Original URL: https://www.theregister.co.uk/2004/06/09/fileshare_ifpi/
Global P2P jihad claims success
Winning the file-sharing war?
The number of music tracks available through file-sharing networks has fallen 27 per cent compared to the same period last year.
The figures from the International Federation for the Phonographic Industry (IFPI) show there are 800m illegally copied songs or files available compared to 1.1bn in June last year. The research claims the number of infringing music files available on peer-to-peer networks has fallen to 700m in January 2004, compared to 1bn in June 2003.
The IFPI claims the fall in numbers is due to the success of legal download sites like Napster and increasing public understanding of the legal position of file-sharing. The IFPI sues individual file sharers and has taken action against 200 people in Denmark, Germany and Italy. It is taking legal action against another 24 people in Denmark. It claims seven out of ten Europeans now know file-sharing is illegal.
Jay Berman, chief executive of IFPI said: "Today's results show that litigation, combined with the rollout of new legal online music services, is having a real impact on people's attitudes to illegal file-sharing, and this in turn is affecting levels of file-sharing activity. We are not claiming victory yet, but we are encouraged by the way the market is developing, and by the shift we see in public opinion."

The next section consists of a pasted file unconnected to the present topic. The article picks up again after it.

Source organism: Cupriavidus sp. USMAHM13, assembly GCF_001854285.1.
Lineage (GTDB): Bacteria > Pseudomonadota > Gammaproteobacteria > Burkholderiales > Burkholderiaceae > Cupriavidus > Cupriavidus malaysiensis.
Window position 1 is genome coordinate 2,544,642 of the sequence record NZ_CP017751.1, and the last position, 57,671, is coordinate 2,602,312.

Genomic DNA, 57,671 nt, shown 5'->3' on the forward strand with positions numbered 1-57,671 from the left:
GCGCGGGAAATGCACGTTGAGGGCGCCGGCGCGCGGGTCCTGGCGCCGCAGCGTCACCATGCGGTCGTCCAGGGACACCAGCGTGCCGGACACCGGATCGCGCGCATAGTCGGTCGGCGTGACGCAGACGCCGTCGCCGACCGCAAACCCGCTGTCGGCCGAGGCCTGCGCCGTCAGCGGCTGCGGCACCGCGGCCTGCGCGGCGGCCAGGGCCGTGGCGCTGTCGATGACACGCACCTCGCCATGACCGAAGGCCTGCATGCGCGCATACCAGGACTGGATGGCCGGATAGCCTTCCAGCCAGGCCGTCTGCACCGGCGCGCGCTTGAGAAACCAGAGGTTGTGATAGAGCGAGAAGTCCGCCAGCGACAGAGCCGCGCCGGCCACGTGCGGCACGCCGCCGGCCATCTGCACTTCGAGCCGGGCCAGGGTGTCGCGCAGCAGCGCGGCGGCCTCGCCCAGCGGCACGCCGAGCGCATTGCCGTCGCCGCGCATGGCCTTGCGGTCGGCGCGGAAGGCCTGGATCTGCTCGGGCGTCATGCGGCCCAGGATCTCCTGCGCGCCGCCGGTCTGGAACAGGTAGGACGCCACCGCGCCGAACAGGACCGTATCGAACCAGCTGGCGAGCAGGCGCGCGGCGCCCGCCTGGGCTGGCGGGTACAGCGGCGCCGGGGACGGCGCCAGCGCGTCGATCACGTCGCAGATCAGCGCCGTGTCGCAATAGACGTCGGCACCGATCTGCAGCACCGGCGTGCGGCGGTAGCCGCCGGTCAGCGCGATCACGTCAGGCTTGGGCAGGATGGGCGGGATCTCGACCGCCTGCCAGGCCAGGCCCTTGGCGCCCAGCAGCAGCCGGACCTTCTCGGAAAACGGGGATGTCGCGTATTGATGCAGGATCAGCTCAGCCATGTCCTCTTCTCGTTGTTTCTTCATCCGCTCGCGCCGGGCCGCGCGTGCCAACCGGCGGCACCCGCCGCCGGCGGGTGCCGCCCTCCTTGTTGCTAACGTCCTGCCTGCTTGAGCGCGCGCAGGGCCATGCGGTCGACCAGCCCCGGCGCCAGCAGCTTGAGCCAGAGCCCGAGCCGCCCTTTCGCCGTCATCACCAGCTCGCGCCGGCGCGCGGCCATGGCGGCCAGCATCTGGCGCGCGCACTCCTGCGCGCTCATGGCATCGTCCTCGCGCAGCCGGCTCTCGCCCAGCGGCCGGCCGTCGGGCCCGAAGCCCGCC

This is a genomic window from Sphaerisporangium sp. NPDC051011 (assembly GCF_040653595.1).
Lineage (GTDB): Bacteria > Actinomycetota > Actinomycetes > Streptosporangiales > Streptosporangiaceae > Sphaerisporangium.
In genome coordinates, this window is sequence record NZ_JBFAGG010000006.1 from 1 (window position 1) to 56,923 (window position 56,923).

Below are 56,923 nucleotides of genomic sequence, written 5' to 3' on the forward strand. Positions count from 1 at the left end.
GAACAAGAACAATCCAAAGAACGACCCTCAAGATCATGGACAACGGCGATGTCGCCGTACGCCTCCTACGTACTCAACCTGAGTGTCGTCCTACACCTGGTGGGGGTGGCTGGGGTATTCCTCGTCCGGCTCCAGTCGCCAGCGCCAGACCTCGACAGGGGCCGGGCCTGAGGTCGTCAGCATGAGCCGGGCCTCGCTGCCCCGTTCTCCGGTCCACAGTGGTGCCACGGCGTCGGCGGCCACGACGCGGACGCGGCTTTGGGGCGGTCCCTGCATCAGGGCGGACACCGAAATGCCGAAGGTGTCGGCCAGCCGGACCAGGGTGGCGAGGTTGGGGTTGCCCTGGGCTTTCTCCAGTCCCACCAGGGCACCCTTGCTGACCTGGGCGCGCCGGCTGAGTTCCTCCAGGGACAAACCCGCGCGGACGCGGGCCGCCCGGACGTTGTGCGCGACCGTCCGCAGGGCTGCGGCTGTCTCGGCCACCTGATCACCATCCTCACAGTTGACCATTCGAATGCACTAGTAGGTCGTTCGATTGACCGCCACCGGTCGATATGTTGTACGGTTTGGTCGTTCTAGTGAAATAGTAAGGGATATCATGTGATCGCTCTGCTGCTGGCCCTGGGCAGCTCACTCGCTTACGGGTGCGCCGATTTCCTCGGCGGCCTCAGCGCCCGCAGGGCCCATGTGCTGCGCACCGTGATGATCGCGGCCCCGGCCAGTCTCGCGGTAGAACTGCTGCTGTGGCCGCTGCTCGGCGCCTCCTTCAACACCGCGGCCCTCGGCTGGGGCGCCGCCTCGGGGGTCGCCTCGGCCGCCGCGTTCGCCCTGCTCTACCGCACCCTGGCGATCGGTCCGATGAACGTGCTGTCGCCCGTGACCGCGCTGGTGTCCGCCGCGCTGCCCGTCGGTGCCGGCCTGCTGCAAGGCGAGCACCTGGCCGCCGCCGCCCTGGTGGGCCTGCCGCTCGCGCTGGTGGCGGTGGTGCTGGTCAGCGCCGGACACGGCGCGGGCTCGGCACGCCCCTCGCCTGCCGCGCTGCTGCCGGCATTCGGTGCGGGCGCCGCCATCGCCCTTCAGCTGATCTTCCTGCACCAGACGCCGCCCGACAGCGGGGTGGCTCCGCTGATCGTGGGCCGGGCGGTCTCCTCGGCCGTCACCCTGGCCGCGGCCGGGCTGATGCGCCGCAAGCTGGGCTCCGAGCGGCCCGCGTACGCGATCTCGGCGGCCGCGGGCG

But not all observers are convinced that the figures smell of victory. It would take a large pile of CDs to store 800m songs. It is not clear if IFPI is looking at all file-sharing networks or just the big names like Kazaa which has been losing members in recent months.
Canadian researchers IT Innovations and Concepts point out that some users are blocking access to shared files because of fears of legal action. ITIC also ask how legal download sites, which they estimate as making up 0.1 per cent of illegal downloads, could absorb nearly a third of files. They estimate that the number of file sharers fell 3 per cent but that would not account for a 27 per cent fall in file numbers.
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